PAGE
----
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In 1973 Grauman's Chinese Theater went to a 24-hours-a-day schedule to accommodate huge crowds lining up to see Bruce Lee's final Kung Fu movie, Enter the Dragon. That hadn't happened at the Chinese since 1964's Goldfinger. With customers demanding real martial arts, American producers were at a loss, a failing that translated into big box office for a variety of Chinese imports of sometimes appalling quality. Two possilbe Hollywood reactions to this trend hit theaters in 1975. Sydney Pollack's intense Japanese-American gangster hybrid The Yakuza attempted to ignite interest in samurai swordfighting with Robert Mitchum and a script by Paul Schrader. It sank like a stone. Writer Walter Hill (Hickey and Boggs) got his first directing job in Hard Times, a sleeper hit that saw constant double bill play for at least two years. Sometimes billed as The Streetfighter, Hill's tale is a clever Americanization of the Hong Kong martial arts formula -- a story broken up by four or five one-on-one contests of increasing severity.
Hard Times is inseparable from its star Charles Bronson, who had spent his first ten years in Hollywood playing monosyllabic bad guys and muscular Indian warriors. He wasn't exactly happy that great showcase roles in John Sturges' The Magnificent Seven and The Great Escape had propelled other character actors to stardom, while he was still doing supporting duty in pix like The Dirty Dozen.. Europe and Sergio Leone had changed all that, along with the unexpected runaway success of Michael Winner's exploitative vigilante thriller Death Wish. In Hard Times Bronson is fantastically effective as a pick-up boxer scraping bottom in 1933 New Orleans. Only the hard-as-nails Bronson could have pulled off this feat -- at age 53, he's convincingly scrapping with actor-boxers as much as twenty years younger.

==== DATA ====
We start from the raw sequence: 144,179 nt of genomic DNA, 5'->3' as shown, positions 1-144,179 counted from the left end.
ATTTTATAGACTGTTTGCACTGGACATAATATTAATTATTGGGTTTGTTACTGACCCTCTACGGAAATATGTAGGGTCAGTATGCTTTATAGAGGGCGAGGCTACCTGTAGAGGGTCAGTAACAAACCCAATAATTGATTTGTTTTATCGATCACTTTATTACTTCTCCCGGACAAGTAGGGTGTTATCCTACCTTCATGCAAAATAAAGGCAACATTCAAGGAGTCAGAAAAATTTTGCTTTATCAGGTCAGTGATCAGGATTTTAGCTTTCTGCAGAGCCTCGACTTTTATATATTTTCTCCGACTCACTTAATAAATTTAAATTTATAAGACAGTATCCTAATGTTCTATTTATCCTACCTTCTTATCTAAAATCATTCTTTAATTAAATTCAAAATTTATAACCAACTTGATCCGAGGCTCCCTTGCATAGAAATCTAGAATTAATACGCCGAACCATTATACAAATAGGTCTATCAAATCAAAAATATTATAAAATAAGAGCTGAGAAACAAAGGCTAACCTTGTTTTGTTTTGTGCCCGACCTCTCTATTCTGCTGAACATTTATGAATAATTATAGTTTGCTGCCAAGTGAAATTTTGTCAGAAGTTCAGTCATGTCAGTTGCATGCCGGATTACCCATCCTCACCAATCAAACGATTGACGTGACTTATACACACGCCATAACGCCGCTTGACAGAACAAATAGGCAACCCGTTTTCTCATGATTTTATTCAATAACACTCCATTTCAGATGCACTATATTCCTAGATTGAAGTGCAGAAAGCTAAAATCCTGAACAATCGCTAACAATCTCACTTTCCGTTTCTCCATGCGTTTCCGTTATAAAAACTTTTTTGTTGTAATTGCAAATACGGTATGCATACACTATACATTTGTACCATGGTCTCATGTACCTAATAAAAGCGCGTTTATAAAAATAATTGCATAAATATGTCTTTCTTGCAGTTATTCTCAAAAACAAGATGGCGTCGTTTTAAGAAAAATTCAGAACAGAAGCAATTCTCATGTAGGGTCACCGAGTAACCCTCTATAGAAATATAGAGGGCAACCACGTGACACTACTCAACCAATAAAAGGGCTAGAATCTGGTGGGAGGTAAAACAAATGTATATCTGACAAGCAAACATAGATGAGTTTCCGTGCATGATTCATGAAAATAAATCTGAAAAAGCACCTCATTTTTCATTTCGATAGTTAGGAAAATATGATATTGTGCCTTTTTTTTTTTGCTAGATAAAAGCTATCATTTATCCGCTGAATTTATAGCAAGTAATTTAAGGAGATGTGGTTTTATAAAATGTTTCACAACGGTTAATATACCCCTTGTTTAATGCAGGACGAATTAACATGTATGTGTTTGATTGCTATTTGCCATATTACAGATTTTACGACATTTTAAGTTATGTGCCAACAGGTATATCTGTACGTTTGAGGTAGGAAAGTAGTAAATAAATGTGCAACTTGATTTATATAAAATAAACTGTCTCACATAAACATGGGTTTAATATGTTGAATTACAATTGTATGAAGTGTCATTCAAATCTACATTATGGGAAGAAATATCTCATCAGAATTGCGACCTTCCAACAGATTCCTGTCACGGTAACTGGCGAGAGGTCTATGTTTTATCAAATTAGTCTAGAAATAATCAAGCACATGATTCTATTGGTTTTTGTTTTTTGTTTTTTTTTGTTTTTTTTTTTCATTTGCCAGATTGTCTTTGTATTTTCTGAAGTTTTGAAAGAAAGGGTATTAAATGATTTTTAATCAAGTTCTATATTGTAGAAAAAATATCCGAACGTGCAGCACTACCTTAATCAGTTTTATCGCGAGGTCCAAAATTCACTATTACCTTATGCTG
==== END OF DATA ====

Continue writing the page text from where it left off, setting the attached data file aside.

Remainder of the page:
Thanks to Walter Hill and a particularly fine on-location production effort, Hard Times holds up just as well as Bronson himself. The story is a winning variation on the Buddy Picture. Drifter Chaney (Bronson) rides a boxcar into Louisiana and soon convinces smalltime fight operator Spencer Weed, aka Speed (James Coburn) that he's a sure bet. The pickup fights are bare-knuckle bouts where most pugilistic rules do not apply -- kicking and hitting below the belt is to be expected. Chaney knocks out his first opponent with a single punch, which makes it difficult for Speed to set up his next bout. The local champion is Jim Henry (Robert Tessier), who is managed by Chick Gandil (Michael McGuire), a rich slicker who owns a fish cannery. Gandil insists on a $3,000 buy-in, so Speed must borrow from the loan shark Le Beau (Felice Orlandi), whose thugs Doty (Bruce Glover) and "Hammerman" (Frank McRae) strictly enforce interest payback. Chaney takes up with Lucy Simpson (Jill Ireland), a sad woman he finds in a diner. Neither believes that their relationship will last very long. Speed hires his old Pal Poe (Strother Martin) as a cutter to look after Chaney in case of injury, and the three drive out to the bayou for a promised contest there. When Chaney wins easily, the Cajuns refuse to pay, and Speed is forced to withdraw. But Chaney has no intention of walking away. As the big match with Jim Henry nears we see why Chaney is so distrustful of people. Speed has a self-destructive side. He talks too much, a habit that antagonizes his loan shark and turns the contests into grudge matches. Even if Speed wins, he's just crazy enough to gamble his winnings away rather than pay back the gangsters.